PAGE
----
There is an improved story since the creation of the ETBs. Many disparate parts of further and adult education and training were brought together under the roof of a single agency. We are seeing more of the literacy services supporting learners on other further education and training programmes. There is a better connection within the ETBs. There is an improvement in respect of engagement with the Departments of Education and Skills and Employment Affairs and Social Protection but the same formality does not exist in regard to the entire range of other services. There is probably a way to go in that respect. The new further education and training strategy will address that link-up.

When we hear that 450,000 people have an education at a level lower than lower secondary level, we must remember that, given the unemployment level is thankfully quite low, many of them are in employment. That is positive in the overall sense but it challenges the model of delivery by ETBs of adult education provision because they are well linked in with community groups and many of the services. Many in employment are not accessing those sorts of services, however.

If Mr. O'Flaherty were to stay and listen to the witnesses in the next session, he would understand why it is not good. Those with low literacy skills and low educational attainment in the jobs market will be the first to lose their jobs to those with digital literacy and to automation. It is not good that this is where people are when literacy levels are so low.

Mr. Phil O'Flaherty

Yes. Actually, I-----

It is a matter of having work-based literacy programmes as well. That is what we need.

Mr. Phil O'Flaherty

Yes, that is exactly it. That is what I was going to go on to say. People must be reached in the workplace. There is a question about work in the first instance. The Senator raised the issue of people moving into vulnerable employment without necessarily having their skills needs addressed. If people are in employment, however, it behoves us to also reach them in the workplace. Some of this involves working through employers. The skills to advance initiative does a lot of that. Let us be clear that some employers are not necessarily enormously committed to the development of the literacy of their workforce if they do not see an immediate payoff in terms of what is happening on the job. ETBs and other groups, therefore, need to reach the workers directly, not just through employers.

There might be success in reaching out through unions in that regard. Unions are another way of reaching workforces, indeed sometimes very vulnerable ones, as a referral pathway.

Mr. Phil O'Flaherty

Unions have been active for a long time in delivering education and training, everything from hobby-type programmes all the way up to more formal programmes. Part of the issue is that union penetration in some of these sectors is quite patchy. This year, for the first time, €11 million has gone into the skills to advance initiative. Another €6.9 million allocation was announced in the recent budget. Our capacity to address this is increasing but it is still a significant story. According to the EU statistics on lifelong learning, Ireland is just above the EU average as a whole. The area in which we perform comparatively worse is people who are in employment. It is an important area to pay attention to but we must not lose focus on those who are not employed.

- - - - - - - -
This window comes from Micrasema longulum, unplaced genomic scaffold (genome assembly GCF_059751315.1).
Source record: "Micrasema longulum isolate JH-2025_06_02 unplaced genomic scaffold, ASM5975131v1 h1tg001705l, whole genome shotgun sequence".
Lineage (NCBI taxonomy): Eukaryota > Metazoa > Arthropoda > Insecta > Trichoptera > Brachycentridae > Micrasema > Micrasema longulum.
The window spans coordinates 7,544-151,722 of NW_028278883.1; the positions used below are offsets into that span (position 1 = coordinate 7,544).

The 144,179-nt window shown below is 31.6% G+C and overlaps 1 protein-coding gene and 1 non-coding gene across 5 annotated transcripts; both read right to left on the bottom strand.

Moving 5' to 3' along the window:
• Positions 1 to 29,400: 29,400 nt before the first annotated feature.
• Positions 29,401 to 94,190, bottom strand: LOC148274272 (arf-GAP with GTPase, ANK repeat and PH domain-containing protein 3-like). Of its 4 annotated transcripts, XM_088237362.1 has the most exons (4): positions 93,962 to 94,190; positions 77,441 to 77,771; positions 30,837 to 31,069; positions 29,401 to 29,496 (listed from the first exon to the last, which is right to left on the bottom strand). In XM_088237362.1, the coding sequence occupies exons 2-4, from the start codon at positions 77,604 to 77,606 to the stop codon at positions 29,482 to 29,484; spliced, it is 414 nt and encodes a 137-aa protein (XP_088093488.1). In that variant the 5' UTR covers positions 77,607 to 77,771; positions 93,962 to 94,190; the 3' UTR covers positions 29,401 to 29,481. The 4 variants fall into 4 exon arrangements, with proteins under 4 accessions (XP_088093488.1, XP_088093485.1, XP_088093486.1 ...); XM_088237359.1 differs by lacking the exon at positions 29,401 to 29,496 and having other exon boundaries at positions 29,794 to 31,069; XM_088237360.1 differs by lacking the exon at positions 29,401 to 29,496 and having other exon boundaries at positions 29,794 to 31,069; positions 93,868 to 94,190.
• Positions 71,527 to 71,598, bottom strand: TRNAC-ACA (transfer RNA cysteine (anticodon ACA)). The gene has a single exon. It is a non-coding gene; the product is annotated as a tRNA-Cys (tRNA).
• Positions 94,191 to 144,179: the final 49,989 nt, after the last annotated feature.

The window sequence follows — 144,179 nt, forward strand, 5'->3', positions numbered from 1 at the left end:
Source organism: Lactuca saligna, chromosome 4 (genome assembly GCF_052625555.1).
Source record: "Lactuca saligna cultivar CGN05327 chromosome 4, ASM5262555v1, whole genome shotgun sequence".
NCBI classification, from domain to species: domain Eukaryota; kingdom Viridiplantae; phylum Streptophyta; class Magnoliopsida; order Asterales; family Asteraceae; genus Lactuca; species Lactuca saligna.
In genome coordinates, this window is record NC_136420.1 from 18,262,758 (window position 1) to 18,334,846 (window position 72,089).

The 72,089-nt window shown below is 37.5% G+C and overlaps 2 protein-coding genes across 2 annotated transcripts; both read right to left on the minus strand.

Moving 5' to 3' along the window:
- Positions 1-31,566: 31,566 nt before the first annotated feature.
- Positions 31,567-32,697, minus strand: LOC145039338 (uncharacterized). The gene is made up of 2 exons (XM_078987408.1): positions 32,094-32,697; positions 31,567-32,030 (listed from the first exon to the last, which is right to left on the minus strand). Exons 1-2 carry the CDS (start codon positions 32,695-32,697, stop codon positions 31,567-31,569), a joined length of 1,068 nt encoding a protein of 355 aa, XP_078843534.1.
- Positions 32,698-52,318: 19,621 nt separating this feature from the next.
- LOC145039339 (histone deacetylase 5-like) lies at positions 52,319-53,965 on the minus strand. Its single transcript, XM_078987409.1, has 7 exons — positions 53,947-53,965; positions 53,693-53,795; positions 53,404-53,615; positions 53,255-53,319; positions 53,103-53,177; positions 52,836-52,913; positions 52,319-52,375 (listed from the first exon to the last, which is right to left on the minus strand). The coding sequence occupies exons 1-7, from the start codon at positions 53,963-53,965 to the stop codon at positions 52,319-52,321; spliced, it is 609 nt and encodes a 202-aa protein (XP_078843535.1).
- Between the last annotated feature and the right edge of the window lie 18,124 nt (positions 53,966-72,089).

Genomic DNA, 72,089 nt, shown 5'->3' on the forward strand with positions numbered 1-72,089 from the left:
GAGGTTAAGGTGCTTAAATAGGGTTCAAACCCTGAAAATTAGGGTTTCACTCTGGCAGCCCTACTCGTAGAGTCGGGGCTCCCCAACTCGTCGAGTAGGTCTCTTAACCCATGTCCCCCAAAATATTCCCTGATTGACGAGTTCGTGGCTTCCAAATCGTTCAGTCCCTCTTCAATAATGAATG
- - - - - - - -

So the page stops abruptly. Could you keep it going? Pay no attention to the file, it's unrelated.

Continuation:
We are interested in feedback on how that money is to be spent and what new work is going to be done.

Ms Inez Bailey

We are one of the few economies in Europe that does not have paid educational leave or some sort of statutory basis upon which people could be entitled to support for learning while they are in the workforce. In particular, where we are talking about those who are the furthest behind, there is a strong case for a statutory entitlement for people who have less than a particular attainment level, if we were going to be restrictive in an intervention. We are one of the few countries that does not have anything at all. That has become a problem. Regarding the lifelong learning ratio, we have the highest percentage of young people with higher education. They comprise the bulk of those engaging in lifelong learning. Those aged over 35 and with the lowest level of educational attainment are not in evidence at all in our lifelong learning statistics. There seems to be a perfect storm with this group, which is why we have not been making the inroads that we would like. From our perspective, this requires new thinking, a new approach and a co-ordinated effort to lift them, ideally once and for all, as opposed to leaving them as a cohort.

Ms Cróna Gallagher

In my view the literacy services have improved dramatically over the last 20 years. While the numbers are not what they should be, the quality of the service is much better. Twenty years ago there were people on unaccredited courses; nobody knew how they were progressing or what their levels were. There has been a lot of development work. For example, most of the tuition is now group tuition whereas we had a volunteer literacy service 20 years ago. It is important to mention that. Most people are doing accredited courses. There is room always for unaccredited courses, for example in family learning and so on, but that is there. The other factor that has served to reduce the stigma of literacy programmes is the fact that we are doing ICT courses. There is no stigma attached to somebody saying, "I am hopeless at computers", whereas it is quite different if one cannot read and write. The tutors are very skilled and can build literacy into those programmes. When the learner is confident and comfortable, they can also refer them to other literacy programmes. The quality has improved a lot.

I thank Ms Gallagher. Her comments lead us into our next session, which is on digital literacy among adults. The witnesses have certainly given us food for thought and have raised proposals and issues that we may need to follow up on. It has been very interesting and may lead to us wanting to do some more work in this area. I thank all three witnesses for their presentations. I propose that we suspend to allow the next group of witnesses to take their seats.

Sitting suspended at 4.55 p.m. and resumed at 4.57 p.m.